Top 10 TV Music Themes Part I

My career in writing TV music began with my love for television and television scores as a kid in the 80s and 90s.  However, I shall reserve that list for another time. The criteria for this one is that it should be a program that aired within the last decade to the present. Of course they are all shows I watched, though not necessarily loved.

So here are my favorites in no particular order.

1. Prison Break (2005)

A modern-day Shawshank Redemption, a body map tattoo, two brothers’ love and loyalty—everything about the first season of this show was perfect. Can’t say much about the succeeding seasons (they all had ridiculous plots once they uh…broke out of prison in season one), but the music had always been excellent.

Composed by Ramin Djawadi, I just love how the score begins with an ethereal voice, then the strings fuse with an electronic beat. It ends with a church bell, which always sounds haunting.

2. House of Cards (2013)

Binge-watching is a habit this show capitalized on with tremendous results. It is indeed as addicting as they say. The evil side of politics has never been portrayed so well. The Underwoods (Kevin Spacey and Robin Wright) scare me.

Jazzy, brooding, orchestral, and patriotic—I love music themes that are artistically composed with hardly a hook but still manage to be memorable. A rare feat that shows like The Practice can do. The theme, composed by Jeff Beal, is not exactly something you can hum but, accompanied by a series of amazing time lapse videos of Washington, it’s a fine work of art.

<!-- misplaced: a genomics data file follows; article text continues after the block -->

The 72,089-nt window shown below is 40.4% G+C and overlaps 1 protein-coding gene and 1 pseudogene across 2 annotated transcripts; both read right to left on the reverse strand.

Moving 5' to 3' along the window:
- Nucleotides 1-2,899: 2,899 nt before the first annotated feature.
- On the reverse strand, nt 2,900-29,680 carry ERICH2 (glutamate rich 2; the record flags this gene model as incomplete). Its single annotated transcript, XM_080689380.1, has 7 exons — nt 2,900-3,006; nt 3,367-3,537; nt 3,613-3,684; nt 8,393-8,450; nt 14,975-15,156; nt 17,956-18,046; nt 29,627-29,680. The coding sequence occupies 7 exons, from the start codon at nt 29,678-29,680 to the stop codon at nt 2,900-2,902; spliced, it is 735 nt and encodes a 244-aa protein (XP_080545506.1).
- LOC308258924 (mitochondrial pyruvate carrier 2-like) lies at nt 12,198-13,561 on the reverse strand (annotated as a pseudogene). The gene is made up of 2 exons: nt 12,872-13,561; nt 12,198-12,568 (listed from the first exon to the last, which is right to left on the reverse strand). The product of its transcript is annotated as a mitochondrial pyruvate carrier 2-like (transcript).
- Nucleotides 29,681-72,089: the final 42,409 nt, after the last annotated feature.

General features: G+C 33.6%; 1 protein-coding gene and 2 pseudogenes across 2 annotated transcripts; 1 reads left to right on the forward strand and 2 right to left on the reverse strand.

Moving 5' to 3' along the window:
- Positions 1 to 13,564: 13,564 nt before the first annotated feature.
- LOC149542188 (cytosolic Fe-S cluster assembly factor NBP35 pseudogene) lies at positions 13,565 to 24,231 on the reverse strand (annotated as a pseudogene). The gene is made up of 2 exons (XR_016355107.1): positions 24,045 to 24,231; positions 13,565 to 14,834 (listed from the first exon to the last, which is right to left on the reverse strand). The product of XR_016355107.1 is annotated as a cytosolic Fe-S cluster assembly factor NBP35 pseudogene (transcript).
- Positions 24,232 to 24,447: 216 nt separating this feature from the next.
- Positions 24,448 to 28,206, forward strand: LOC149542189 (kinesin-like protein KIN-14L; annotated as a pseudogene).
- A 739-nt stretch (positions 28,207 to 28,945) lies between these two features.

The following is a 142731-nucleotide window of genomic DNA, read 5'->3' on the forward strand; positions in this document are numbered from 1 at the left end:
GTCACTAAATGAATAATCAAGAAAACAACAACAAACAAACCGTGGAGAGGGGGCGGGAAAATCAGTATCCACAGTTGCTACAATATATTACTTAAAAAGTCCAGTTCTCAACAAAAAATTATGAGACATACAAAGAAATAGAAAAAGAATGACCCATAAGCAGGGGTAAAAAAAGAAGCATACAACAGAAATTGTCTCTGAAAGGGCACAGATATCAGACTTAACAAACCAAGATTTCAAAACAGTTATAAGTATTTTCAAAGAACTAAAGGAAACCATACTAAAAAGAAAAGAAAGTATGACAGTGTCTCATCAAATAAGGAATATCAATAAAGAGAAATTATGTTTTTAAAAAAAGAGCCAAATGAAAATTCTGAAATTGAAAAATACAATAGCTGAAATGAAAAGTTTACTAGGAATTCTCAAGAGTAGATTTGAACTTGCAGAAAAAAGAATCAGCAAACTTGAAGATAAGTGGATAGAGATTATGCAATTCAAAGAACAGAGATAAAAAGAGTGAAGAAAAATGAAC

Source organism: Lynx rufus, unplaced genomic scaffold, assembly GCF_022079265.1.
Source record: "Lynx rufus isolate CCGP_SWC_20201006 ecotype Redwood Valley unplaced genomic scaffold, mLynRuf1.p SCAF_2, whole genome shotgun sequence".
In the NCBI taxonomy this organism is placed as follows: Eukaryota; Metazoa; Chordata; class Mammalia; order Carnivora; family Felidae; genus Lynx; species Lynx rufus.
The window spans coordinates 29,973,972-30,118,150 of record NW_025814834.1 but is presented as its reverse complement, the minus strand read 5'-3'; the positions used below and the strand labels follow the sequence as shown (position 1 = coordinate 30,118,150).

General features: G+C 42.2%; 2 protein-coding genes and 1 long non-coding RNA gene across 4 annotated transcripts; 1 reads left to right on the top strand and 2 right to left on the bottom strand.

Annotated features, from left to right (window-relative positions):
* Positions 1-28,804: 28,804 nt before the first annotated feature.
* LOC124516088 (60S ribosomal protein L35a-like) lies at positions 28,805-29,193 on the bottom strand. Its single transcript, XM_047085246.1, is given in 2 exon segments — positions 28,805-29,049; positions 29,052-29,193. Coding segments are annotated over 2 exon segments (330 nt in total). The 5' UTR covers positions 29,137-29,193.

3. Ben 10 (2005)

I think I was surfing through channels when I first caught this show. It was funny, full of action, and aside from having a villain of the week, the story progressed and the characters matured. I think fans of this show, both young and feeling young, will agree that the original series was the best.

I wish more television programs would incorporate a catchy song in their OBBs (opening billboards). Composed by Andy Sturmer and performed by Canadian rock band Moxy, this soundtrack is cute, quirky, catchy, and I just had to memorize it after hearing it the first time.

Yes, I know it’s cartoons! But it’s really good.

4. The Newsroom (2012)

I barely survived the first season. The screenplay was good—too good for itself. After three episodes, it was clear. Writer Aaron Sorkin is an articulate genius, but for him to eternally flaunt this made me dislike him or anything he has written after that. While “intelligent”, the dialogues had become wordy and unnatural with each episode. And too much shouting!